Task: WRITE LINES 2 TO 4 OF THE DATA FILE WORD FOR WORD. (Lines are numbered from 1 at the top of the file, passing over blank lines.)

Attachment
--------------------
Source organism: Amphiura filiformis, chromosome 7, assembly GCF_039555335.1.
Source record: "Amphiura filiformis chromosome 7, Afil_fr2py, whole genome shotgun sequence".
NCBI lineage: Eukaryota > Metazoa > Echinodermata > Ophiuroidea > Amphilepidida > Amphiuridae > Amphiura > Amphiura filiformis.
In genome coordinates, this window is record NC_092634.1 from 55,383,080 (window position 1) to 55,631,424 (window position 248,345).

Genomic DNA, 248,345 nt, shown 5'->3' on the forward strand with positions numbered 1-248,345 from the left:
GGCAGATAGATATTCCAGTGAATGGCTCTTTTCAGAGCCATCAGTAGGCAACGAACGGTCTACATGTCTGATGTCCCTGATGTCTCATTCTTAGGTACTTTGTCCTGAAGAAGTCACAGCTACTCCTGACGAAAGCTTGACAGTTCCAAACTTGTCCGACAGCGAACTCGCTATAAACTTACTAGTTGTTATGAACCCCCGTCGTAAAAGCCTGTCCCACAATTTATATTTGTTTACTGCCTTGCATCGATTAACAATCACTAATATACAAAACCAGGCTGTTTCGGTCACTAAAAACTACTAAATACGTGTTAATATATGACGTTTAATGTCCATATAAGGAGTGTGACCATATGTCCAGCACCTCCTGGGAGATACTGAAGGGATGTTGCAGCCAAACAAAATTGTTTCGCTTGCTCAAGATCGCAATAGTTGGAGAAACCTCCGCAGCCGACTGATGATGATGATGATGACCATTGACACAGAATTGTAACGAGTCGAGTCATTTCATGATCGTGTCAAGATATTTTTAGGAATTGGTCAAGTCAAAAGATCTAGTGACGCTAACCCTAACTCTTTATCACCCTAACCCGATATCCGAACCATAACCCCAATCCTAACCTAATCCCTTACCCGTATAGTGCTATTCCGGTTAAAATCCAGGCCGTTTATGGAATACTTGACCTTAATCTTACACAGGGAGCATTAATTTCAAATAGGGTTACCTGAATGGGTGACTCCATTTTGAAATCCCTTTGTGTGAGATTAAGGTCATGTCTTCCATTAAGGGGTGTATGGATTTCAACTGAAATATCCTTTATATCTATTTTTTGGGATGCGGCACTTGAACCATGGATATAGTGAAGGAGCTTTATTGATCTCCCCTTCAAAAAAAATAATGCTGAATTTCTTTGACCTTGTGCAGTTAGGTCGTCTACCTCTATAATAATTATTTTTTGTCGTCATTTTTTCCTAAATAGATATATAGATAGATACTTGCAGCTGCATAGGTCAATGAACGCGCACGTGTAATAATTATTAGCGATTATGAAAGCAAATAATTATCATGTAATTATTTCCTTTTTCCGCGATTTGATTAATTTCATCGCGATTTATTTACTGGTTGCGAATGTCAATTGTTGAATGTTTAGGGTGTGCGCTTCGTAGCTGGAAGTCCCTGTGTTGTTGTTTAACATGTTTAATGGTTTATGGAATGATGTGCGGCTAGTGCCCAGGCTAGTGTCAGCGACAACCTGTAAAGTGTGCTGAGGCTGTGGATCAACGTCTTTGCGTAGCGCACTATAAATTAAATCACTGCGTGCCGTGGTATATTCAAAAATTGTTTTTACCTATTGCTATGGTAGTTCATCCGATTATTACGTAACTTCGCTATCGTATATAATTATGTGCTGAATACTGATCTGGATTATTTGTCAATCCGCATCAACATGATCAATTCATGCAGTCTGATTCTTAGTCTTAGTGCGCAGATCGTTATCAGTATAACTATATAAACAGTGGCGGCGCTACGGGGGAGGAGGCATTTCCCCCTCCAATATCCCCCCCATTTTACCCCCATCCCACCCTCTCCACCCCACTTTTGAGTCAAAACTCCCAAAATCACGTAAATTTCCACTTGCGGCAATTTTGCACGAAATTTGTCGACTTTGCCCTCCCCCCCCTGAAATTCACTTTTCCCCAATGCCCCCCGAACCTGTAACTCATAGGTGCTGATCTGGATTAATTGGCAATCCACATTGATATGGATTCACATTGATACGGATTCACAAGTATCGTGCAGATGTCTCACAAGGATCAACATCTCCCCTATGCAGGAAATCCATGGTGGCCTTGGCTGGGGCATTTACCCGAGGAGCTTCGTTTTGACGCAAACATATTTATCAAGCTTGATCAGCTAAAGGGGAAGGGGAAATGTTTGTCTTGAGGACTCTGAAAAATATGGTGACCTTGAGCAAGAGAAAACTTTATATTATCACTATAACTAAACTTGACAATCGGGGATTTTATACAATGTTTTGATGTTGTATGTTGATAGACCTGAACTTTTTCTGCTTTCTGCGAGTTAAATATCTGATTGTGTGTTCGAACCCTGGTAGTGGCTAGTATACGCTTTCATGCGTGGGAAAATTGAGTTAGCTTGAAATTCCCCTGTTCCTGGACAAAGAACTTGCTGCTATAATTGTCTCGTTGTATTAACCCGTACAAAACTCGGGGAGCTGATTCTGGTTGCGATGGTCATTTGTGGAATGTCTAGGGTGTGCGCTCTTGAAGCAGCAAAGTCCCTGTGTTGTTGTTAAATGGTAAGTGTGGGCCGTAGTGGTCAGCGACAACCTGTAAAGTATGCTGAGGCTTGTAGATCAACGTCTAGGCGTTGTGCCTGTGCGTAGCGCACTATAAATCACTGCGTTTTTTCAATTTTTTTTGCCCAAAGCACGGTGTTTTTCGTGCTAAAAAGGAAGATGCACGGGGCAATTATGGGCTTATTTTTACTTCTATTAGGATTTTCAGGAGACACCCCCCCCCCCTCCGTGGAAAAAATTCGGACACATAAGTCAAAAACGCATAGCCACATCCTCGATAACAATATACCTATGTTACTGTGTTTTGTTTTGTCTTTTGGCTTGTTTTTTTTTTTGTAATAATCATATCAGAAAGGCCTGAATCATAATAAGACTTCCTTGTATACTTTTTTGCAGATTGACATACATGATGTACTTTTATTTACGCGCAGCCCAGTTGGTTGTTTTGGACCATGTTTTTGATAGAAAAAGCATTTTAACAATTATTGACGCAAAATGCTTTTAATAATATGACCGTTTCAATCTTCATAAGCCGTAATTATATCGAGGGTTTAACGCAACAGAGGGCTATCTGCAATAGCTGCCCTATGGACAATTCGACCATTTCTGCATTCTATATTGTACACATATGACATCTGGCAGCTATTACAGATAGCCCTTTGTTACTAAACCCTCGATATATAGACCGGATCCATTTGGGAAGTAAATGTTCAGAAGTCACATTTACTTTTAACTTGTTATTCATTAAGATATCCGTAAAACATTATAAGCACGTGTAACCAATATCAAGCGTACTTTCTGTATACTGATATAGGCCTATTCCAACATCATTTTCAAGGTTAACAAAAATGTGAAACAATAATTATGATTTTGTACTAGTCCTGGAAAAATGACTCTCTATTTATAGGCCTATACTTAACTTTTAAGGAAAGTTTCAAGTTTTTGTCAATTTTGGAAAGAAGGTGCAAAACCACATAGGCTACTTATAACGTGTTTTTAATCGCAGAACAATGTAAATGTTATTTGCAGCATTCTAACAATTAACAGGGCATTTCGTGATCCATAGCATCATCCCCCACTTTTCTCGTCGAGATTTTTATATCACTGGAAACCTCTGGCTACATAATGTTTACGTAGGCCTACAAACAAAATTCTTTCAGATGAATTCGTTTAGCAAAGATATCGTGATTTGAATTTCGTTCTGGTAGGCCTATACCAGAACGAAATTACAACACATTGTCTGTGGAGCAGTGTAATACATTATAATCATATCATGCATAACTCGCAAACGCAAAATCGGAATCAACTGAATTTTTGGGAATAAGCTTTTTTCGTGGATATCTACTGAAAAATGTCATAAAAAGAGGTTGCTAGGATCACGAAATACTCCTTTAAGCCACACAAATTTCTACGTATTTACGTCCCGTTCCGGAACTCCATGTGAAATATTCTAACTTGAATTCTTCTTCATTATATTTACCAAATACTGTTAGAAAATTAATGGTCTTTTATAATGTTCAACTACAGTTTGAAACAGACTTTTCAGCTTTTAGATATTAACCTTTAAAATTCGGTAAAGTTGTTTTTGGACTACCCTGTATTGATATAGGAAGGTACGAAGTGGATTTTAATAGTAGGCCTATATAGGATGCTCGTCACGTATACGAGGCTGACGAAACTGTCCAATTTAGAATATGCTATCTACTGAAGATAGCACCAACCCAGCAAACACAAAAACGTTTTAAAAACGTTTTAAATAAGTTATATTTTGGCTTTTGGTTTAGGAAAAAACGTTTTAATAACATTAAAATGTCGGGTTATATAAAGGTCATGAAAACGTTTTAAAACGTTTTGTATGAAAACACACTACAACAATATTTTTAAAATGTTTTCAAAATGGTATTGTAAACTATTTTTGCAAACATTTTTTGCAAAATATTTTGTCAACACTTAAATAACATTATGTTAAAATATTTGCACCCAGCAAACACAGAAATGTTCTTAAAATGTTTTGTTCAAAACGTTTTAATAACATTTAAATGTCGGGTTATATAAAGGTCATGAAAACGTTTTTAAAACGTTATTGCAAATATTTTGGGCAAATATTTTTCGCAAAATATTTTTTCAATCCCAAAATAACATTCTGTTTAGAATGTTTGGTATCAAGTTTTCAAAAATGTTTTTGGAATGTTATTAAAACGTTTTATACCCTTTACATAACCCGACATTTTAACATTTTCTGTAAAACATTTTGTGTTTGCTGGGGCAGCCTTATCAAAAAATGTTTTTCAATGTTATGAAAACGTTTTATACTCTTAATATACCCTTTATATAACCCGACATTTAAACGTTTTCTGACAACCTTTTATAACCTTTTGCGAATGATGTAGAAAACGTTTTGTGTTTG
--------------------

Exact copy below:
Source record: "Amphiura filiformis chromosome 7, Afil_fr2py, whole genome shotgun sequence".
NCBI lineage: Eukaryota > Metazoa > Echinodermata > Ophiuroidea > Amphilepidida > Amphiuridae > Amphiura > Amphiura filiformis.
In genome coordinates, this window is record NC_092634.1 from 55,383,080 (window position 1) to 55,631,424 (window position 248,345).